Column: ‘I began to perceive I was with Child’: Pregnancy and Prostitution


The Early Modern Medicine blog — run by Perceptions of Pregnancy co-organiser Jennifer Evans — features a post today that will be of interest to those attending our conference. Sara Read writes on pregnancy and prostitution:

Professor David Lodge famously wrote that ‘Literature is mostly about having sex and not much about having children. Life is the other way round’. This seems to be especially true of the erotic literature produced in Restoration England in which prostitute narratives are filled with sexual encounters but very few pregnancies. In the anonymous novel The London Jilt (1683), exotically subtitled, The Politick Whore Shewing the Artifices and Stratagems which the Ladies of Pleasure make use of for the Intreaguing and Decoying of Men, interwoven with Several Pleasant Stories of the Misses Ingenious Performances. The protagonist Cordelia has two pregnancies: one real and one feigned during the course of part one. This book was published at the height of what Roger Thompson has termed ‘the 1680s festival of filth’. Prostitute Cordelia, who narrates her own tale, tell us that she is most surprised to discover that she has fallen pregnant.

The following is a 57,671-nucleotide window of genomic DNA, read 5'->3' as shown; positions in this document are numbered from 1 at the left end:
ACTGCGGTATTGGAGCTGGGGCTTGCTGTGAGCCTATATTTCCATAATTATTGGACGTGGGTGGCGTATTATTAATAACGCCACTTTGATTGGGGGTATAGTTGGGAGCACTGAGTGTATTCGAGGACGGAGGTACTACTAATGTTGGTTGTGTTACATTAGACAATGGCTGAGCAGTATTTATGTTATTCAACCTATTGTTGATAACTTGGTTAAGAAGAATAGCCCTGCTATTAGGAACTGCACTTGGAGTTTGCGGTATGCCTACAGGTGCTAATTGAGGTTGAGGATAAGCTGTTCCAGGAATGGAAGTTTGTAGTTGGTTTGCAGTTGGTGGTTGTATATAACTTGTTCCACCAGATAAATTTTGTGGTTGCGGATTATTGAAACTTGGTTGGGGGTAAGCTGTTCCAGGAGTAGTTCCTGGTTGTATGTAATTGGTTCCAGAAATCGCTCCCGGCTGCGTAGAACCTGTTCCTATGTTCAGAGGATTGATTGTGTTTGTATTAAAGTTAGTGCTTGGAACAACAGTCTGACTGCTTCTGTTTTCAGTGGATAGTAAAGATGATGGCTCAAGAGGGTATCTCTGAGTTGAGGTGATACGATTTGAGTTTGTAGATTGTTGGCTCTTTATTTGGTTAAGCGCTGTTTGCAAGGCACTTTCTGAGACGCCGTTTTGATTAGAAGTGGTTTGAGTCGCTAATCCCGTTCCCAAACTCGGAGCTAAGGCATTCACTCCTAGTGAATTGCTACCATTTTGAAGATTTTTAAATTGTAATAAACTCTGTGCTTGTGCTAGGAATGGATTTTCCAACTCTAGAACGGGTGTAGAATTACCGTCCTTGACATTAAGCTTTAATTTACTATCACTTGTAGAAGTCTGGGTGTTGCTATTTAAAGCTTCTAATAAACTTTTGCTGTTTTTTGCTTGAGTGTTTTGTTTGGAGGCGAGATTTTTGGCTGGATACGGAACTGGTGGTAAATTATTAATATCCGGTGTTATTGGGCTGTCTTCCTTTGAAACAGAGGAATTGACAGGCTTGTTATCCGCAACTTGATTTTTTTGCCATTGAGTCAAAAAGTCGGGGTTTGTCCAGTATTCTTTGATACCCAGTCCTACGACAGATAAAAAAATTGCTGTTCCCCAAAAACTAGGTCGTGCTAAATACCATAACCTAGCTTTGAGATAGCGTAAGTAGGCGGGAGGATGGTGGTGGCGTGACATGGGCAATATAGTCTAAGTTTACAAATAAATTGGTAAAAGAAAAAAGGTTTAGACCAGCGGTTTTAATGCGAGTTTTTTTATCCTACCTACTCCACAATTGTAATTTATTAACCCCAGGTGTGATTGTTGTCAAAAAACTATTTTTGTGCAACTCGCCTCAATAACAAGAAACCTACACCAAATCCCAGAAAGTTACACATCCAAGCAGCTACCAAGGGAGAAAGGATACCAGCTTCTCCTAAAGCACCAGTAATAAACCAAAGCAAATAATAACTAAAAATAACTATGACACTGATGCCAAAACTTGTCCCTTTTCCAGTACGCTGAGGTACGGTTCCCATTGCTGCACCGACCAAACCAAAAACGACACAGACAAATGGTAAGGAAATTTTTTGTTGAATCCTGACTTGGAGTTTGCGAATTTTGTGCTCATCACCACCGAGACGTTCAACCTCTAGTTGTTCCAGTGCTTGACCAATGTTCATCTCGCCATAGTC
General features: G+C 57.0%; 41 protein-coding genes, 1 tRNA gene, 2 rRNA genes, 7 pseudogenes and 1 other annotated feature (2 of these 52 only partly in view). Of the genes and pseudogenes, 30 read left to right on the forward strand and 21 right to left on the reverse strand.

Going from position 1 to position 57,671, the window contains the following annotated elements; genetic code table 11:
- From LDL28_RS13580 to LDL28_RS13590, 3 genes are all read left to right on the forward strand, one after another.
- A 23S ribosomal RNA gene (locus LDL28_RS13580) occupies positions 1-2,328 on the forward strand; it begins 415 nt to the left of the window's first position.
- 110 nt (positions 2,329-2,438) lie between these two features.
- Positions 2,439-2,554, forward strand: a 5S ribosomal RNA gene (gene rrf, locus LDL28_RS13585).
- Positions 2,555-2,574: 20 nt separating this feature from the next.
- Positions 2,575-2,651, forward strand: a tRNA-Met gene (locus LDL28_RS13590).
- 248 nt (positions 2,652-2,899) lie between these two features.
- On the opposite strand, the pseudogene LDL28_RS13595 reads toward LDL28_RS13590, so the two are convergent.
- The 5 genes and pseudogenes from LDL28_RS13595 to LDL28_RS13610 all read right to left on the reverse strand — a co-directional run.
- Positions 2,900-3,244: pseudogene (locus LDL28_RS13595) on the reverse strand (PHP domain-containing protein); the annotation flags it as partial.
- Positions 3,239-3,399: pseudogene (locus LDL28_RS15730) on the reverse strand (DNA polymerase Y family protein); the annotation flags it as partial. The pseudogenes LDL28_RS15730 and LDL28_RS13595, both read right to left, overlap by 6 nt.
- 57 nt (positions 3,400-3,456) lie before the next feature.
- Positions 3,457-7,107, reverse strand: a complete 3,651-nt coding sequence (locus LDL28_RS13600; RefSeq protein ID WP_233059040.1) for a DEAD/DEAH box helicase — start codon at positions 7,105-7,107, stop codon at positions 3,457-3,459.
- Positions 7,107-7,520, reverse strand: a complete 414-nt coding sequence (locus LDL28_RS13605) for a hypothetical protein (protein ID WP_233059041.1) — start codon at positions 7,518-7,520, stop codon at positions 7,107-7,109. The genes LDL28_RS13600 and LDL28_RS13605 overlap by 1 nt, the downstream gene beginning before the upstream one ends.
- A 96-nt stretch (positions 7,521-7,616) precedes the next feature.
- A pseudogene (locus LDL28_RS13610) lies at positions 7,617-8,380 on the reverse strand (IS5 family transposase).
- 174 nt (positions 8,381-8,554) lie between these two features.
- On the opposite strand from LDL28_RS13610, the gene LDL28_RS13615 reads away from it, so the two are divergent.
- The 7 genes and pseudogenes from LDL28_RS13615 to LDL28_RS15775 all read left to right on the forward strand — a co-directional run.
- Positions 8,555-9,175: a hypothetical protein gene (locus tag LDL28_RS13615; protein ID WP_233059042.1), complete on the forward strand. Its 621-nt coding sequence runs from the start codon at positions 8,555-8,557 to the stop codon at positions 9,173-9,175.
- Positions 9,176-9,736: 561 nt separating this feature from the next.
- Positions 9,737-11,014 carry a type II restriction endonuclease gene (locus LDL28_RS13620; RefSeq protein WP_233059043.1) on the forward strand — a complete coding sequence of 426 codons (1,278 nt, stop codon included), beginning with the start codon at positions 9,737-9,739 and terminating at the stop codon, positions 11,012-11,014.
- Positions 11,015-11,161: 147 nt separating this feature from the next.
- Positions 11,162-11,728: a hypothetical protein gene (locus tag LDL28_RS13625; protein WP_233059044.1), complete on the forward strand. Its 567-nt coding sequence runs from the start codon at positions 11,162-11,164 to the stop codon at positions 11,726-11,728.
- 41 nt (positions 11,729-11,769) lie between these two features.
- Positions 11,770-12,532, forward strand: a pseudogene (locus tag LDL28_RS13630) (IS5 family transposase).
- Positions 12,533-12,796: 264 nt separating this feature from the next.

To read the post in full, visit the Early Modern Medicine blog.

Dr Read will be presenting on perceptions of miscarriages at our conference next month.  Join the conversation between 16 and 18 July by using the twitter hashtag #pregconf


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